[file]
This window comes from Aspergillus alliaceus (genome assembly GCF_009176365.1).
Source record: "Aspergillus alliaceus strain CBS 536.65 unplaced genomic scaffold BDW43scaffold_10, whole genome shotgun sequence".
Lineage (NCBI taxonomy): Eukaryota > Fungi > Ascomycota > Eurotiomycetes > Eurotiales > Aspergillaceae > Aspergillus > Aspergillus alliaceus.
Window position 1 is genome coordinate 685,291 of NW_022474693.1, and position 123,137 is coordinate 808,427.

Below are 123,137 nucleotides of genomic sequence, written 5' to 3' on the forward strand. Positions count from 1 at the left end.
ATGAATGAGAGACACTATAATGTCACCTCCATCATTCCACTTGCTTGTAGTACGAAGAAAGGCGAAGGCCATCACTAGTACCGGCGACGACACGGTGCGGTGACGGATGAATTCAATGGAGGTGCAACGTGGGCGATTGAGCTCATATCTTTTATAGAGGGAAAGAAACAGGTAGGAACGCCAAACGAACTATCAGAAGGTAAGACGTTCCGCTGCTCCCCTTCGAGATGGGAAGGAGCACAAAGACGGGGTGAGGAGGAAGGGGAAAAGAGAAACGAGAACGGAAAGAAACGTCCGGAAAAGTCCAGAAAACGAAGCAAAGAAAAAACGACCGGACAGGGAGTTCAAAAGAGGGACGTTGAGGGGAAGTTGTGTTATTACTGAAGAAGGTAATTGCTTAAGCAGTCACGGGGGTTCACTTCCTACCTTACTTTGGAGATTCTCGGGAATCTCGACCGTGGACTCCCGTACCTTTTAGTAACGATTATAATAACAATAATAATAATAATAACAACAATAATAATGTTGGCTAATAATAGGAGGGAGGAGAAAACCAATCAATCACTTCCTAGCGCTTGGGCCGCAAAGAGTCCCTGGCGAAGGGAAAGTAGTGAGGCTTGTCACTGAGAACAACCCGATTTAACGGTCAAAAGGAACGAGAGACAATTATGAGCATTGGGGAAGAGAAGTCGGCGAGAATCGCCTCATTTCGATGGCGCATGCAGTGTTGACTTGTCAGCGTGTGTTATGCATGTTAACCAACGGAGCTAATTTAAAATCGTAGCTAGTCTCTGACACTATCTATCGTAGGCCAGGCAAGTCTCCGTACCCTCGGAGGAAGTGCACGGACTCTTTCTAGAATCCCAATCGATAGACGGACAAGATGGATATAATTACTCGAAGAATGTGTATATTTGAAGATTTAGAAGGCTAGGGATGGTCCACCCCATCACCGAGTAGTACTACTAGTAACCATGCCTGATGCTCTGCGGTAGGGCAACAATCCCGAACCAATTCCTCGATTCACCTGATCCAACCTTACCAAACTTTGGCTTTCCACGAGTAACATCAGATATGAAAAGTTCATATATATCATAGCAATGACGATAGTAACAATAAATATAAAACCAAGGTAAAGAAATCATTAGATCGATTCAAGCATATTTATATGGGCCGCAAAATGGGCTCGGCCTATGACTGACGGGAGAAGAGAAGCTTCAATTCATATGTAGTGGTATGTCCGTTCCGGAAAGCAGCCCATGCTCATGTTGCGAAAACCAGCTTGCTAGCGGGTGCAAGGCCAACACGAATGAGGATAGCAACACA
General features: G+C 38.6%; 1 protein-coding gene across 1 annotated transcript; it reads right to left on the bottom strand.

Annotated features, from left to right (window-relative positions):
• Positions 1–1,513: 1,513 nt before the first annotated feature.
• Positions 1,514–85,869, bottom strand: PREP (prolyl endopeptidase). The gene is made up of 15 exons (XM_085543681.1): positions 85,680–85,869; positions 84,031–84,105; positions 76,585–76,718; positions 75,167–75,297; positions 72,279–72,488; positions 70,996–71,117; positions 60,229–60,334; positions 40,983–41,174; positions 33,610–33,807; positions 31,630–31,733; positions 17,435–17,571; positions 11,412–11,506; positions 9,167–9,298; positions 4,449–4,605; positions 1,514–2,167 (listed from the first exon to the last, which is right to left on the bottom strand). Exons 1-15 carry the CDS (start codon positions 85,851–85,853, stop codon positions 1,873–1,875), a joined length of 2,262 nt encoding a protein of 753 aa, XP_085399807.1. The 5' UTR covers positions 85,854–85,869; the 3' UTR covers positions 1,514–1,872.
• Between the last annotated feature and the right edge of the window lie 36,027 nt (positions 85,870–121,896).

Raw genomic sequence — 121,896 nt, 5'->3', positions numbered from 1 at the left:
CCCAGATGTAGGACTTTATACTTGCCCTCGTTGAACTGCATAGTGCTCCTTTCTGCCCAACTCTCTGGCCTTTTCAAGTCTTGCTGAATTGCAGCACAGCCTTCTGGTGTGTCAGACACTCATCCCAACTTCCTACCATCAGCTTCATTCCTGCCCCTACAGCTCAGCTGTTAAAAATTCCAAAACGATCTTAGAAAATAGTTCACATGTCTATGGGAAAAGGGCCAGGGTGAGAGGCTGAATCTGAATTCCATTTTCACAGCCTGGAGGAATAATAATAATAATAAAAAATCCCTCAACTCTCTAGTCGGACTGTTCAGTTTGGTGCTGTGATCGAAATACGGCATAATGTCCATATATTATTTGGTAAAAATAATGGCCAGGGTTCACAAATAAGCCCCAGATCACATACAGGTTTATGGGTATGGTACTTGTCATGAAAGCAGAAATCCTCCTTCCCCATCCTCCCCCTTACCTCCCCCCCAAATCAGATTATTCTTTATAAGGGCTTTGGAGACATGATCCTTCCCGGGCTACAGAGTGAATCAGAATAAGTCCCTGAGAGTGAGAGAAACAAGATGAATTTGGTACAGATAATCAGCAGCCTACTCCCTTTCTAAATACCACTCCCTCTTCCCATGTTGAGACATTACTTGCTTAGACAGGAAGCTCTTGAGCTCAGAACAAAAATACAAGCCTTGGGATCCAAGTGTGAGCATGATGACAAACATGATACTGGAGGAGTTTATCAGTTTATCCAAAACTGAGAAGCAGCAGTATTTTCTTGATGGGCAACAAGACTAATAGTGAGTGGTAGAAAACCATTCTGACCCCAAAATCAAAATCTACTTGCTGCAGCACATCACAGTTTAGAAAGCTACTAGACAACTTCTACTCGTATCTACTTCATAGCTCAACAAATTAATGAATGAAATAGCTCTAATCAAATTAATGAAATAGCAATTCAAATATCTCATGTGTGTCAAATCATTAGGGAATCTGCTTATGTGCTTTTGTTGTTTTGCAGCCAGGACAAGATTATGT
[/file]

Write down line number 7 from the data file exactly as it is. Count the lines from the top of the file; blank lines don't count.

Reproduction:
General features: G+C 38.6%; 1 protein-coding gene across 1 annotated transcript; it reads right to left on the bottom strand.